An emergency that fueled the controversial creation of a new billing manager position in the Kane County Animal Control department may soon no longer be an emergency.
County board members are in the process of revising the county's hiring freeze policy. It is the first review since 2008, when the county required every hire to come before the county board for approval. But that guideline was skirted when Robert Sauceda, a political ally of county board Chairman Chris Lauzen, was hired as animal control billing manager.
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After the fact, Lauzen said his decision to hire Sauceda was to address an emergency loss of revenue in animal control. Lauzen has since pushed for an exemption to the hiring freeze policy in the case of such emergencies.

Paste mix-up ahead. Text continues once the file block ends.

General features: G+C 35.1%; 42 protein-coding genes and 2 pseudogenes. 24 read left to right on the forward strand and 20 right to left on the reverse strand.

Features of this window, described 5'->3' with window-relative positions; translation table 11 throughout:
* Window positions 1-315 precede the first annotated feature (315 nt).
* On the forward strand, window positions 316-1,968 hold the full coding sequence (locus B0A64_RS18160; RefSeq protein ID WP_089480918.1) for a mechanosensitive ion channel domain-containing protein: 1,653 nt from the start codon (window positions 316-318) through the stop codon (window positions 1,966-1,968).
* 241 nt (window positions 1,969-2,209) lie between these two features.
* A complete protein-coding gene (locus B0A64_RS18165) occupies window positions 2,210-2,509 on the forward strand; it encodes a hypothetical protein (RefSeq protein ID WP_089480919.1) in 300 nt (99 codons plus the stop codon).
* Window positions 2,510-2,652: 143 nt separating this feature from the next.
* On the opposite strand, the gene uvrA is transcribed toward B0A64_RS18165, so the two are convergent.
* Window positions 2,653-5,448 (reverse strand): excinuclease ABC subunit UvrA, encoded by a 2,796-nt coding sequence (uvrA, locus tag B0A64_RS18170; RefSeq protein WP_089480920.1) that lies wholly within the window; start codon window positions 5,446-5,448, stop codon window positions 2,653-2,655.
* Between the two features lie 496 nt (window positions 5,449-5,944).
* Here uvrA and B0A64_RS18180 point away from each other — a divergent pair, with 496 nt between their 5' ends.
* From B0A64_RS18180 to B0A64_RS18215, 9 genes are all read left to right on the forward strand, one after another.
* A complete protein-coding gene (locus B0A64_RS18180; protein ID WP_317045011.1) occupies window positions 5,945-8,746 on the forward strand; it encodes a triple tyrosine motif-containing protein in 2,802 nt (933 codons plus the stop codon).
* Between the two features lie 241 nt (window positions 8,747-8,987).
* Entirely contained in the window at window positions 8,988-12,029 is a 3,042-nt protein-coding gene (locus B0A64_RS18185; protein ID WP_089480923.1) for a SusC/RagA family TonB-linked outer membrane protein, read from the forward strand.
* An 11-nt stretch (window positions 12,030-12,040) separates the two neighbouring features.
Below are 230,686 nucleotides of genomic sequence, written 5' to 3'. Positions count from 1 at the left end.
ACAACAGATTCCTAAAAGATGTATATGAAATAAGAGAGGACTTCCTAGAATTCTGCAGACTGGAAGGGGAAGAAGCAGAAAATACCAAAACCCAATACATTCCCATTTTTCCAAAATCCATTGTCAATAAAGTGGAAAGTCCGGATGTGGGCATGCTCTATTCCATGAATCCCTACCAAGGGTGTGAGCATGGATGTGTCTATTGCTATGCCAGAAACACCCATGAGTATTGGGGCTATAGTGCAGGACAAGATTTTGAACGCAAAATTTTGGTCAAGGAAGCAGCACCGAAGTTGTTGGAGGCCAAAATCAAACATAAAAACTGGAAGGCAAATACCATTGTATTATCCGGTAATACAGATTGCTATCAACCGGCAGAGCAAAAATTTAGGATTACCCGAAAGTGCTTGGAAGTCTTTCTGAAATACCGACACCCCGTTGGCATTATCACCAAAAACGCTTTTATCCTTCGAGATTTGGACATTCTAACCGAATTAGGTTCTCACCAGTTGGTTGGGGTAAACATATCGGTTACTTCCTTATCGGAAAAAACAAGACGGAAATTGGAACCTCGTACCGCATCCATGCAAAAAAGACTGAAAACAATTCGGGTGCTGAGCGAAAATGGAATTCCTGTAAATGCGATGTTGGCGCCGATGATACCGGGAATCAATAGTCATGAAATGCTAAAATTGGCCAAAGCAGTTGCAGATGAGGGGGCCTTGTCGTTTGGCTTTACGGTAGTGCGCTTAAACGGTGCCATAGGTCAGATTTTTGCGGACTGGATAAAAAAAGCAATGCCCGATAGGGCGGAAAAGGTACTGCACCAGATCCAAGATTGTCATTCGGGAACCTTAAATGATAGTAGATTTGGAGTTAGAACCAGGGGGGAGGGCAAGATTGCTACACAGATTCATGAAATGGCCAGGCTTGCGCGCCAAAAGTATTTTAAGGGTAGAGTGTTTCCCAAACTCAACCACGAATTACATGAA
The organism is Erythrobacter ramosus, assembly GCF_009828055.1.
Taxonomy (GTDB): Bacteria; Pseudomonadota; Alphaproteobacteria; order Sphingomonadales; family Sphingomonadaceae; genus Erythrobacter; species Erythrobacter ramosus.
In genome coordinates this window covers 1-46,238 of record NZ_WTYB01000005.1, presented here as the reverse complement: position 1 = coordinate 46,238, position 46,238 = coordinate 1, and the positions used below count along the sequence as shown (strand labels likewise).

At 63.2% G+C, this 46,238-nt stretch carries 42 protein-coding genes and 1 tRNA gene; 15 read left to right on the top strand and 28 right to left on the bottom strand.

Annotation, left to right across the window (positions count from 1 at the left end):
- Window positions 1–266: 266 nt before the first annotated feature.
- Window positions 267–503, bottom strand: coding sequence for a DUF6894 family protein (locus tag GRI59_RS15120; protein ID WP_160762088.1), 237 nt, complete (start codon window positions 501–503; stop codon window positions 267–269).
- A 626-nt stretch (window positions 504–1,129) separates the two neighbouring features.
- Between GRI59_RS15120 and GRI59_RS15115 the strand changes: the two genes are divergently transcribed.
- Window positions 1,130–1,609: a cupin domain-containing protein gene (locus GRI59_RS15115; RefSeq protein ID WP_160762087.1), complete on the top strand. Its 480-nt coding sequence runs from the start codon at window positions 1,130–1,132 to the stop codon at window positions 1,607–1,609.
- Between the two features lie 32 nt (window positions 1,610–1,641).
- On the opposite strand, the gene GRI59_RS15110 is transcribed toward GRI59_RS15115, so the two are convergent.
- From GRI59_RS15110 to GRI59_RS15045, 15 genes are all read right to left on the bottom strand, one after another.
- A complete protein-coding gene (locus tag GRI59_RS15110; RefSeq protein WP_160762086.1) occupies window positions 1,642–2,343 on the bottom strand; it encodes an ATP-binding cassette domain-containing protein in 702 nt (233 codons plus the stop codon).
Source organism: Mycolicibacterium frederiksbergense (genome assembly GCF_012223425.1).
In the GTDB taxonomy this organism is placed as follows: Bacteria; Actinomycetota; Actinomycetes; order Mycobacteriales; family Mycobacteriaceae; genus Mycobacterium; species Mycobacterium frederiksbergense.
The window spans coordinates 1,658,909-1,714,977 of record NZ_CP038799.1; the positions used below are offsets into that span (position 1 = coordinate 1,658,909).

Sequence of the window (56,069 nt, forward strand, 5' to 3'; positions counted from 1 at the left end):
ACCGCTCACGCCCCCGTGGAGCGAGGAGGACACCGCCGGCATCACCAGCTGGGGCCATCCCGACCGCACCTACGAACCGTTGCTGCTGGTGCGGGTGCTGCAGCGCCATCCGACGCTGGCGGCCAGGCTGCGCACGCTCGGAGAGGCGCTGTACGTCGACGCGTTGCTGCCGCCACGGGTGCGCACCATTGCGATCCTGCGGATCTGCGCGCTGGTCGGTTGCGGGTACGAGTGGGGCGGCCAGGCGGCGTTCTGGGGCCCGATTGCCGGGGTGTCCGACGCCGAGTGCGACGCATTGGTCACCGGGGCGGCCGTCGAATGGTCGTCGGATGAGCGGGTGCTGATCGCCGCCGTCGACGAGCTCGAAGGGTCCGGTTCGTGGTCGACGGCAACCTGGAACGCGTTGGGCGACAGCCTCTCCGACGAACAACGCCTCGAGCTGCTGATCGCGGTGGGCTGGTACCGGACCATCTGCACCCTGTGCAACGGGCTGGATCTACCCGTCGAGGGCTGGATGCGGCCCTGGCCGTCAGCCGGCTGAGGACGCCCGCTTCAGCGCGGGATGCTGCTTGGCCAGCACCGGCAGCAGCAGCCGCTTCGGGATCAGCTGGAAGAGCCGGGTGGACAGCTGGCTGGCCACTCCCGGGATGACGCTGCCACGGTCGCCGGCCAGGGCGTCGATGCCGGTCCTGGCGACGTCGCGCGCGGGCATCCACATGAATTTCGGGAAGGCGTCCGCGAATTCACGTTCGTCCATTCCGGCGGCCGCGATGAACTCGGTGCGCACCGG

But Wednesday, members of the county board's finance committee said an income dip doesn't meet their definition of an emergency.
"It seems almost inconceivable that the overall budget decrease would create such an emergency that you would have to hire somebody," said county board member Doug Sheflow.
Board member Becky Gillam agreed. She pushed for the deletion of the proposed changes that allow for a new hire to address financial problems.
"I certainly don't think that's an emergent need," she said.
Gillam also pushed for a definition of how long an emergency temporary hire should last. The committee settled on 45 days, allowing for the hiring to be reviewed by the county board within that time. Sauceda was hired on an undefined temporary basis in January at a salary of $52,000.
The full county board must still vote on any final changes to the hiring freeze.